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  • Live Review: Stone Temple Pilots, Deftones, Cage the Elephant — KROQ Weenie Roast 2010

    Mon, 07 Jun 2010 07:00:51

    Live Review: Stone Temple Pilots, Deftones, Cage the Elephant — KROQ Weenie Roast 2010 - Stone Temple Pilots and Deftones' new material soars alongside classics at KROQ's 2010 Weenie Roast in Irvine, CA. ARTISTdirect.com editor and <i>Dolor</i> author Rick Florino captures in this exclusive review…

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    Rock and roll got dirty at the Weenie Roast.

    Whether it was the rowdy groove of Stone Temple Pilots' "Between the Lines" or the combustible swoon of Deftones' "You've Seen the Butcher," the highlights of KROQ's annual start-of-summer fest were raw, real and raucous.

    Stone Temple Pilots were simply and utterly transcendent. The psychedelic hum beginning "Vasoline" gave way to an otherworldly rock show that saw the band reaching heights that only their heroes have attained. "Wicked Garden" sailed through the sold-out amphitheater on the coattails of Dean DeLeo's flawless riffing and Robert DeLeo's impenetrable bass. Eric Kretz's drum stomp propelled the groove as the brothers DeLeo hit each note with palpable passion. Simultaneously, Scott Weiland's vocals showed a pristine purity that matched his unbreakable stage swagger. Each chorus resounded through the night as Weiland poured his soul out through the PA.

    "Crackerman" could've been the soundtrack to Roger Corman flick with its driving guitar and bass salvo. Scott stood flanked by Robert and Dean, windmilling away with his trademark megaphone in hand as scenes from The Road Warrior played behind them. Unlike the Mel Gibson classic though, there was nothing apocalyptic about Stone Temple Pilots' set; this was another beginning of sorts, especially once the band started kicking out jams from their latest self-titled masterpiece.

    The hazy fuzz of new single "Between the Lines" and the country swagger of "Hickory Dichotomy" stood seamlessly alongside the band's classic fare because they played the most recent material with an unbridled fervor. Dean's guitar solo at the beginning of "Big Empty" was engaging and entrancing. As he slid down the fretboard, he continued to solidify his status as a modern guitar god. Meanwhile, Scott unleashed the powerful timeless hook with every inch of his spirit.

    Smiling at the crowd after "Big Empty," he announced, "This is another song off the new record."

    The band then launched into classic radio smash "Plush" as the audience roared in approval at Scott's sly intro. Tiny Music...Songs from the Vatican Gift Shop gem "Tumble in the Rough" burned and blasted with the tandem of Scott's crooning and Dean's ripping. "Lounge Fly" saw Dean tear through a bluesy Telecaster lead as Robert played an acoustic along perfectly complementing the sound. After "Sex Type Thing," the band left the stage victoriously only to return with an epic climax combo of "Dead and Bloated" and "Trippin On a Hole in a Paper Heart."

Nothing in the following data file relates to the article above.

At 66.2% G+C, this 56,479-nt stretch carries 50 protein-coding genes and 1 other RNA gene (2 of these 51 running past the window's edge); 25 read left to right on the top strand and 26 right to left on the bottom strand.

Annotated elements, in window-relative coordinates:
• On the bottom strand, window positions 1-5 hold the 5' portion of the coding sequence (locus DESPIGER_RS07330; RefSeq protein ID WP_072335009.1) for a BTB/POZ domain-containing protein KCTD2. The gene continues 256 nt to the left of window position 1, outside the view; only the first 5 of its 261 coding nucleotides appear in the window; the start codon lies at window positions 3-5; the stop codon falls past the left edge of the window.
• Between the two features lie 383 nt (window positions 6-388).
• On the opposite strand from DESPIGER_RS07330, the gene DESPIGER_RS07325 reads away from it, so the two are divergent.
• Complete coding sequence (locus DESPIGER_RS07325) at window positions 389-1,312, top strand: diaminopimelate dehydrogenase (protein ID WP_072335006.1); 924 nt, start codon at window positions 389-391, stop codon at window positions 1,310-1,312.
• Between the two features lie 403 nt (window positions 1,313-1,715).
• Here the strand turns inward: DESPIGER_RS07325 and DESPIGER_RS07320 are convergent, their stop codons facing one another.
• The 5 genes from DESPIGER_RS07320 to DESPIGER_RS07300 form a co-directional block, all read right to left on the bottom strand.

As Scott roared, "I'm not dead and I'm not for sale," it was impossible not to feel him and it was also impossible not to see that Stone Temple Pilots are one of the greatest rock bands of all time.

    Deftones also proved worthy of that title after a 45-minute set headlining the Budweiser-sponsored side stage early in the day. The set spanned their much lauded catalog. "Rocket Skates" ignited the batteringly brilliant show with Stephen Carpenter's calculated thrash assault. New single "Diamond Eyes" built from a polyrhythmic Meshuggah-style stomp into a hazy delerium a la The Cure. Fueling the fury, Abe Cunningham blasted out one funkified metallic groove after another, proving that he's one of the genre's most dynamic and dangerous drummers.

    At the center of the sound stood singer Chino Moreno. There's a dark elegance to everything Moreno does, and he sounds better than ever doing it. Absolutely no one can unleash pain and passion like he can. During "Around the Fur," "My Own Summer (Shove It)" and "Lotion," his gorgeous vocal schizophrenia transfixed everyone within earshot. Then he managed to seemingly channel Robert Smith, Edgar Allan Poe and True Blood all at once on the dreamy knifing of "You've Seen the Butcher." The vibrant violence was tempered by Frank Delgado's electronic wizardry and Sergio Vega's unshakable bass grooves.

    Chaos careened to heights of rock god brilliance as the band capped the set off with early masterpiece "Birthmark." It was beautiful and bloody all at once, as the biggest mosh pit of the day broke out and dirt flew everywhere. That's just what a rock 'n' roll show should be.

    Cage the Elephant channeled that spirit during the dreamy "Lotus" and the fiery "Ain't No Rest for the Wicked," while Courtney Love brought Hole to a whole new level of dirtiness with her obscenity-laden set.

    Overall, the Weenie Roast was the perfect kick-off to the summer.

    —Rick Florino

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    Tags: Stone Temple Pilots, Deftones, Scott Weiland, Cage the Elephant, Hole

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